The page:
Shai Gal

How an Israeli minister found himself meeting members of a group plotting to blow up the Dome of the Rock

A documentary-maker touring the UK next week recounts his experiences making 'Jewish Underground', a film about the terror group

May 03, 2019 11:12

In March 2013, Yaakov Peri, former head of Israel’s Security Agency the Shin Bet, was appointed as Israel’s Minister of Science. One morning, he had a meeting with the Agriculture Minister, Uri Ariel. When he entered, Peri noticed another man standing behind the minister.

“This is my senior political adviser” said Ariel of the man. He was familiar to Peri, though he couldn’t remember where from.

The adviser held out his hand and smiled: “I’m Nathanson. We last met 30 years ago, in the detention cell in Jerusalem. Nathanson, from the Jewish Underground”.

Peri was lost for words.

In May 1980, Peri was the commander of the Jerusalem district in the Shin Bet. Early one morning, the phone rang at his home: “We’re not sure what’s happening, but there’s been a chain of car explosions in Palestinian cities in the West Bank.”

These explosions were a complete surprise for the intelligence service.

Two devices went off in the cars of Palestinian mayors, who lost their legs, while an IDF bomb disposal expert lost his eyesight trying to dismantle a third.

One of these bombs had been placed that night by Nathanson.

The Jewish Underground had 27 members, making it the largest and most organised terrorist group of right-wing settlers.

Among them were a fighter pilot, a senior reserve officer, the deputy head of a local council, a journalist and a rabbi.

They did not come from the margins of society.

It took the Shin Bet four years to put their hands on the Underground’s members and expose the plan they had been working on: to blow up the Dome of the Rock on Temple Mount, the most volatile, holy place in the Middle East.

They broke into an IDF base and stole almost a thousand kilos of military-grade explosives.

If they had been successful in carrying out their plan, the whole area would have been a firestorm. It would have also been a declaration of war on the Muslim world.

When the members of the Underground were arrested, the entire State of Israel was shaken. Condemnations came from the right as well as the left. But no one predicted what would happen next.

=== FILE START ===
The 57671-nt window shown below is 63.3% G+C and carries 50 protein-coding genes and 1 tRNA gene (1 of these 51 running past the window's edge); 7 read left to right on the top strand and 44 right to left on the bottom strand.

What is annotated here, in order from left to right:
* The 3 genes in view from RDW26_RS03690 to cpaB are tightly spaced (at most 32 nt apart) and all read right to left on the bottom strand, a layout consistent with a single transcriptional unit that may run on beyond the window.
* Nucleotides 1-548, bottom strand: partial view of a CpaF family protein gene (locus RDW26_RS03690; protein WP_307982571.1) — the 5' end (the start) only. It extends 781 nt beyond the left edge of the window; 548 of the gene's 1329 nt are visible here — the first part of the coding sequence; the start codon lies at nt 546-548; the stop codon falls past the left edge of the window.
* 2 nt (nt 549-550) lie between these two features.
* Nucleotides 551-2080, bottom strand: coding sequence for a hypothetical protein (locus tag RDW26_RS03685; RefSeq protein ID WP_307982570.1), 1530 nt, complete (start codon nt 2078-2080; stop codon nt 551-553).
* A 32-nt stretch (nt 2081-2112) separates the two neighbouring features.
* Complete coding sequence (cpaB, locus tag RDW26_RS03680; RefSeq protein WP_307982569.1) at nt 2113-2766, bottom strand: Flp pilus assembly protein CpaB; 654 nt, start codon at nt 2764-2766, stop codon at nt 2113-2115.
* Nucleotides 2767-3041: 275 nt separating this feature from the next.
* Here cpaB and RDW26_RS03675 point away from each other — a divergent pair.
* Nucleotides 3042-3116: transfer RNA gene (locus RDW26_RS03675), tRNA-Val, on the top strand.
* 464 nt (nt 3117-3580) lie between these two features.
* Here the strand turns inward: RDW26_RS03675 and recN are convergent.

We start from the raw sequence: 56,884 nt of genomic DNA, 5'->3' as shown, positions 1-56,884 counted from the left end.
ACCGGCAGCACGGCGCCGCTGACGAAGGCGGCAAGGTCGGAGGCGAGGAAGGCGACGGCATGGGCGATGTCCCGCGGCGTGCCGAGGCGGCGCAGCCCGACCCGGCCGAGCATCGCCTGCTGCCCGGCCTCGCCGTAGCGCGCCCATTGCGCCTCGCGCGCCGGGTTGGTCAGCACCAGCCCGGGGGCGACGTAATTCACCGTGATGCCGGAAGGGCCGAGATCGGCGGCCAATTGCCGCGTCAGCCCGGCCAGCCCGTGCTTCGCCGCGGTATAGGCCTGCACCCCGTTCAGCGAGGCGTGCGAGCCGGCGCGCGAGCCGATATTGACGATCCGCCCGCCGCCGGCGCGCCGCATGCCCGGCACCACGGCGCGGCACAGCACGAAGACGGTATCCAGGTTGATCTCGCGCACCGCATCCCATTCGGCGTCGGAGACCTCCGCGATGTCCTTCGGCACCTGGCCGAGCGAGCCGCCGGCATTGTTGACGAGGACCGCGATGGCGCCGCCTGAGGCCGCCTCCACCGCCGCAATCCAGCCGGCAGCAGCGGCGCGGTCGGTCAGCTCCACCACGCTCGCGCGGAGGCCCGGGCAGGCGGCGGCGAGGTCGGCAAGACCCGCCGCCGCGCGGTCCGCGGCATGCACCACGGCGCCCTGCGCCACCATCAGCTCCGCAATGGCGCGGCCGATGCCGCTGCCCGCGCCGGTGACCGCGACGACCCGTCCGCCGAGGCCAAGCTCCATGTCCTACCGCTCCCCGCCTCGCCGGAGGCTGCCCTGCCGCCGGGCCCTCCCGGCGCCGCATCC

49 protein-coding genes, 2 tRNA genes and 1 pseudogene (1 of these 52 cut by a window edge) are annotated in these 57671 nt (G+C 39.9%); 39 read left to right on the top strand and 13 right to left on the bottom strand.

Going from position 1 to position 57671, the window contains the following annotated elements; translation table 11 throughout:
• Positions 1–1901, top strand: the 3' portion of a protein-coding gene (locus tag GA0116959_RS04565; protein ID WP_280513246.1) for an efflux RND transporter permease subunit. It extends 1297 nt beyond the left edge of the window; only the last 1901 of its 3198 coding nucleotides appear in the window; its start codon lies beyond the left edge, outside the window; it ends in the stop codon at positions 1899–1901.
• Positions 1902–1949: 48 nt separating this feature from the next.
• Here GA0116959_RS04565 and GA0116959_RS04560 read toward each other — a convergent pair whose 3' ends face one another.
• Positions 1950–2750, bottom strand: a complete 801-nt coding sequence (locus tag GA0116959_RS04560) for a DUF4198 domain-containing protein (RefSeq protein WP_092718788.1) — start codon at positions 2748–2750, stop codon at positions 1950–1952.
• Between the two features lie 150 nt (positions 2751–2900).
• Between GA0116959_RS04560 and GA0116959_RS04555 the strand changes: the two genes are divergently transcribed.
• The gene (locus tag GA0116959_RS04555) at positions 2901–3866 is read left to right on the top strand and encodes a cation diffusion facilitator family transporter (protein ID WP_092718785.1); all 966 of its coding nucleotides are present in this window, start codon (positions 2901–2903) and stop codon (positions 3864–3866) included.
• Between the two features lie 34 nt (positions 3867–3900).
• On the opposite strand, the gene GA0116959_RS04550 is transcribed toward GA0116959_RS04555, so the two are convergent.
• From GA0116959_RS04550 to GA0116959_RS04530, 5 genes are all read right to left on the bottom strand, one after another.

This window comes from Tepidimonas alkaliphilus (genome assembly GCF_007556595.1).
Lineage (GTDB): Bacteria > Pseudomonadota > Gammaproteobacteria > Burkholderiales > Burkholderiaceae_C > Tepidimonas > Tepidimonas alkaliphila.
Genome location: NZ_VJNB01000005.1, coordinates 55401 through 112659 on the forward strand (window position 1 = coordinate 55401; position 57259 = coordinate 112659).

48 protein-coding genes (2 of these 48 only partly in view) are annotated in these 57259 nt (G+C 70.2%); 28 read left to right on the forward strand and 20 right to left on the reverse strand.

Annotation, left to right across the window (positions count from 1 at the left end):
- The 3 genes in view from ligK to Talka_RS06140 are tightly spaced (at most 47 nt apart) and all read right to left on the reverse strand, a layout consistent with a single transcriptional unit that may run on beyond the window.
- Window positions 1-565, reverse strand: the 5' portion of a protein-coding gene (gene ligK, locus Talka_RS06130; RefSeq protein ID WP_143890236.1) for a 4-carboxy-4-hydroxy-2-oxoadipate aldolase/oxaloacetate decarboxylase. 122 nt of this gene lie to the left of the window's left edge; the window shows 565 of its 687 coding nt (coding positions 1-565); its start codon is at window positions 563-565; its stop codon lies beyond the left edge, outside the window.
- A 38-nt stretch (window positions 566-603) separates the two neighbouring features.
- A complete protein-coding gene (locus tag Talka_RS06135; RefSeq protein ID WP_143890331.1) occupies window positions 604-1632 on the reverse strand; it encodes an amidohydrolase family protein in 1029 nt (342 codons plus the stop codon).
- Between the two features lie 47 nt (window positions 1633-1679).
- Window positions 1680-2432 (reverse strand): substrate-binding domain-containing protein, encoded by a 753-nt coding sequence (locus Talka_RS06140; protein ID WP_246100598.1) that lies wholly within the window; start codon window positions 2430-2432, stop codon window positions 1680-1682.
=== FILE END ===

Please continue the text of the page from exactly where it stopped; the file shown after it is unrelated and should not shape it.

When I began working on a documentary film about this affair, I came across walls of suspicion, and reams of materials and documents that were shelved.

But mainly, I did not realise the magnitude of the fault line in Israeli society that was caused by these events. I did not yet connect the dots between the history — which was only the basis of this story — to contemporary Israel.

The members of the Underground were convicted and sent to prison.

Three of them, who were convicted of murder, were sentenced to life imprisonment. But then a massive public campaign to release them was launched and in less than seven years they were all out of jail.

The rabbis who were suspected of authorising the attacks were never charged.

Together with the changes in the political landscape in Israel and the establishment of the right-wing in government, some of the members of Jewish Underground returned to the centere of public life and filled key positions in the halls of power, including the Prime Minister’s office.

This did not happen overnight: it was a slow process in which ideas that were once marginal made their way into the political mainstream.

That is not exclusive to Israel.

The process is not noticeable at first; it happens gradually, behind the scenes, until one day you meet a man who looks familiar, who you last faced in a detention centre.

But now, he smiles at you over the shoulder of a government minister.

Shai Gal is the director and creator of the film “The Jewish Underground”. The film’s screening is sponsored by Yachad and will take place in London on May 9 as part of Seret Festival.

May 03, 2019 11:12

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